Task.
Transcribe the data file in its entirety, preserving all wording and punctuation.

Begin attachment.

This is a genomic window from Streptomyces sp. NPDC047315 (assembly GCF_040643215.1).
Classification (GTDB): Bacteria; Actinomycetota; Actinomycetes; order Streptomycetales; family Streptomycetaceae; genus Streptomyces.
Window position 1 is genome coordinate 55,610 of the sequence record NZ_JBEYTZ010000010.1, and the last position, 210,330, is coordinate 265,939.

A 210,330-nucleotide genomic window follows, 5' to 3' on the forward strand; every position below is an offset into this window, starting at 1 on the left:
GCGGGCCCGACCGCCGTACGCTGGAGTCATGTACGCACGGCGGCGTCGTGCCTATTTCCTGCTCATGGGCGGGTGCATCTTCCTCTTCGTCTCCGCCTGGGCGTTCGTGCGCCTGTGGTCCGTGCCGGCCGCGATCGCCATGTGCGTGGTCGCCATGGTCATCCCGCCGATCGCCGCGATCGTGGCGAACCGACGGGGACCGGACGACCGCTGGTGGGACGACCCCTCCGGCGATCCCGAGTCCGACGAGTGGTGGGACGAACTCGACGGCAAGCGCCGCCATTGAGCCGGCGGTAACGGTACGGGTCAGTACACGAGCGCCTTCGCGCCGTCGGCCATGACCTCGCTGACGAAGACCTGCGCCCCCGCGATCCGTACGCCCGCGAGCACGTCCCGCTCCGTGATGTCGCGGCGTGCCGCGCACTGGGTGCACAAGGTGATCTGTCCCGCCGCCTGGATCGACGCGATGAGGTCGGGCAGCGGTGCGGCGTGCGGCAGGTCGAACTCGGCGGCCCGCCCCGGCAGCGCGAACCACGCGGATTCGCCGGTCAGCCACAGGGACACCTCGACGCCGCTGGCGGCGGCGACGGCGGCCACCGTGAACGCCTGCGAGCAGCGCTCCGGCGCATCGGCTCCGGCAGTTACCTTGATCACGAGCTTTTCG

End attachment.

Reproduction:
This is a genomic window from Streptomyces sp. NPDC047315 (assembly GCF_040643215.1).
Classification (GTDB): Bacteria; Actinomycetota; Actinomycetes; order Streptomycetales; family Streptomycetaceae; genus Streptomyces.
Window position 1 is genome coordinate 55,610 of the sequence record NZ_JBEYTZ010000010.1, and the last position, 210,330, is coordinate 265,939.

A 210,330-nucleotide genomic window follows, 5' to 3' on the forward strand; every position below is an offset into this window, starting at 1 on the left:
GCGGGCCCGACCGCCGTACGCTGGAGTCATGTACGCACGGCGGCGTCGTGCCTATTTCCTGCTCATGGGCGGGTGCATCTTCCTCTTCGTCTCCGCCTGGGCGTTCGTGCGCCTGTGGTCCGTGCCGGCCGCGATCGCCATGTGCGTGGTCGCCATGGTCATCCCGCCGATCGCCGCGATCGTGGCGAACCGACGGGGACCGGACGACCGCTGGTGGGACGACCCCTCCGGCGATCCCGAGTCCGACGAGTGGTGGGACGAACTCGACGGCAAGCGCCGCCATTGAGCCGGCGGTAACGGTACGGGTCAGTACACGAGCGCCTTCGCGCCGTCGGCCATGACCTCGCTGACGAAGACCTGCGCCCCCGCGATCCGTACGCCCGCGAGCACGTCCCGCTCCGTGATGTCGCGGCGTGCCGCGCACTGGGTGCACAAGGTGATCTGTCCCGCCGCCTGGATCGACGCGATGAGGTCGGGCAGCGGTGCGGCGTGCGGCAGGTCGAACTCGGCGGCCCGCCCCGGCAGCGCGAACCACGCGGATTCGCCGGTCAGCCACAGGGACACCTCGACGCCGCTGGCGGCGGCGACGGCGGCCACCGTGAACGCCTGCGAGCAGCGCTCCGGCGCATCGGCTCCGGCAGTTACCTTGATCACGAGCTTTTCG